People have been sharing food with strangers since ancient days, offering up the household's finest fare to mysterious travelers. Think Abraham and the three men of Mamre in the Bible and the folks who take in strangers after natural disasters like Hurricane Sandy. That deep tradition of generous hospitality has long been thought uniquely human.
If so, then bonobos, those gregarious African apes, may be more like us than we thought.
Originally published on Mon December 31, 2012 7:24 am
Mosquitoes like this one can carry the virus that causes dengue fever, which may become a bigger problem in some regions as biodiversity is lost.
Credit James Gathany / CDC Public Health Image Library
Global health advocates often argue that the tropical diseases that plague many countries, such as malaria and dengue, can be conquered simply with more money for health care – namely medicines and vaccines.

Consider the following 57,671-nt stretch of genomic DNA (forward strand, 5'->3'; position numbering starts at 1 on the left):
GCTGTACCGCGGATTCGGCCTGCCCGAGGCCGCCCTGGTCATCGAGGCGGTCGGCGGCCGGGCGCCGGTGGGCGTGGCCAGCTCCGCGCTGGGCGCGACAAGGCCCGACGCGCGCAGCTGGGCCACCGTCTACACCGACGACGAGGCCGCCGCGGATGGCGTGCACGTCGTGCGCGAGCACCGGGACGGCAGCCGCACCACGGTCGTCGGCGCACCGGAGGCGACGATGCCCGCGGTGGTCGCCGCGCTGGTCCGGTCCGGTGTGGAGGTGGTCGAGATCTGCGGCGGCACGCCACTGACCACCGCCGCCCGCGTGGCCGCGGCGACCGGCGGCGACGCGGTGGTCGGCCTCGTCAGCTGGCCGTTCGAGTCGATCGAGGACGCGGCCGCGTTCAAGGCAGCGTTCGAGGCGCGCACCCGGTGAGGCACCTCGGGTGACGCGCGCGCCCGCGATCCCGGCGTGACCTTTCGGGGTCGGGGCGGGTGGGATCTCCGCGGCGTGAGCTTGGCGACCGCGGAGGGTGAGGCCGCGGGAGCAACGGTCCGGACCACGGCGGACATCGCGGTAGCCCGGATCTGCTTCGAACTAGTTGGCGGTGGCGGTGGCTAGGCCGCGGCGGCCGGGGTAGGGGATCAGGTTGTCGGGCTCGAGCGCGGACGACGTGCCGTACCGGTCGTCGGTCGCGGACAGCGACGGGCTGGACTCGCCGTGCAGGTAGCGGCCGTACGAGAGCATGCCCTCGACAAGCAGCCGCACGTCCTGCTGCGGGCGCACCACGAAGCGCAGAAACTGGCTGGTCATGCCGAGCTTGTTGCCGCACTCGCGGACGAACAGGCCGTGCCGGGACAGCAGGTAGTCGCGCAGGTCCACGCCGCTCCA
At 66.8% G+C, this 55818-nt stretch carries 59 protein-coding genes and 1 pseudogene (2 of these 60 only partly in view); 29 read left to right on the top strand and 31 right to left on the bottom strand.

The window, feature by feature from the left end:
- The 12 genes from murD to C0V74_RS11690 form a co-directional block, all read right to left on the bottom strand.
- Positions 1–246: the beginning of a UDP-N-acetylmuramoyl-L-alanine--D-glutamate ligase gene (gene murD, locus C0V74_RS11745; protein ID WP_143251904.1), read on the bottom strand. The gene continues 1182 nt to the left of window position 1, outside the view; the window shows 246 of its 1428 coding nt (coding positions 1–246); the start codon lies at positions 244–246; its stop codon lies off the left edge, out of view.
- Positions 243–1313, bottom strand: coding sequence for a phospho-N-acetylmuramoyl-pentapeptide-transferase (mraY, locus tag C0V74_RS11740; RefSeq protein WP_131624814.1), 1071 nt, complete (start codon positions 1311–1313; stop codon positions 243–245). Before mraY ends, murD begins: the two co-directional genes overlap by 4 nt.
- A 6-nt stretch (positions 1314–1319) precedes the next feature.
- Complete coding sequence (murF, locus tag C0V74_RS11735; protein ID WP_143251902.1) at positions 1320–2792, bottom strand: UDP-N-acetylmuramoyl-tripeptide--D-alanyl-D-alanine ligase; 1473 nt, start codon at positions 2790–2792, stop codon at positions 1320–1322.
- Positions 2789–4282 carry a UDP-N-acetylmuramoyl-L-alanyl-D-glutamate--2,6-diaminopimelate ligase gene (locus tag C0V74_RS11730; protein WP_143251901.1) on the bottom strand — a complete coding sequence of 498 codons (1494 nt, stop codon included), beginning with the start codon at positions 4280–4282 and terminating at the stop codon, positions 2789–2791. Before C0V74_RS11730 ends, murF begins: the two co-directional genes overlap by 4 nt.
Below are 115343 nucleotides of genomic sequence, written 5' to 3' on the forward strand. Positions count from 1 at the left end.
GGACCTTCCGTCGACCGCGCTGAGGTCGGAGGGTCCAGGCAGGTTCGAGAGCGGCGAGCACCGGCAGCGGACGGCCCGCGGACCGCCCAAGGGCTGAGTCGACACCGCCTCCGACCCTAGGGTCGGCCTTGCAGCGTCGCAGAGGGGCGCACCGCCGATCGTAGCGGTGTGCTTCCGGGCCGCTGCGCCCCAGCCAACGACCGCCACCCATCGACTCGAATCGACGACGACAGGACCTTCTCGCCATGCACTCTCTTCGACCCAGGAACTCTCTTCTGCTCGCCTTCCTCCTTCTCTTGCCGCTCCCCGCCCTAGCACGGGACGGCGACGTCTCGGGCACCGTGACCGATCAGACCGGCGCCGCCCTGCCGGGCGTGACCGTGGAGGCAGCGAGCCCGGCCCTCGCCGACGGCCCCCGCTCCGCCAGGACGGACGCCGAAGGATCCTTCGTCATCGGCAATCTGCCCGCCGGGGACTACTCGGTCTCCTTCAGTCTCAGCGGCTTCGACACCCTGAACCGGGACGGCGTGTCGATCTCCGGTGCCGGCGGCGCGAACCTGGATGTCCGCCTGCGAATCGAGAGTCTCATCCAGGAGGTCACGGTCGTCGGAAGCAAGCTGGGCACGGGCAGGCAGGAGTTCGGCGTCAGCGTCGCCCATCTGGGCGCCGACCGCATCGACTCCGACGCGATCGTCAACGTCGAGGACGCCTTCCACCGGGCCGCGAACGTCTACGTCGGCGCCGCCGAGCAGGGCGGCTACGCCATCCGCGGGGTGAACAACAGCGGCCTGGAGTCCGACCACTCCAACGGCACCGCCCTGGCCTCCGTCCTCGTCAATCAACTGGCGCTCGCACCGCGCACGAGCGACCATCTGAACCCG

Sighs of relief were breathed in Austria today, after a missing pony made it back to his circus after an apparent horse-napping. While it might seem difficult to steal, and then conceal, a horse, consider that the animal, named Fridolin, is only about two feet tall.
The miniature pony, a main attraction of the Vienna Christmas Circus, was found after a tip came in that the pint-sized horse "had been abandoned at a bus stop," reports the Vienna Times.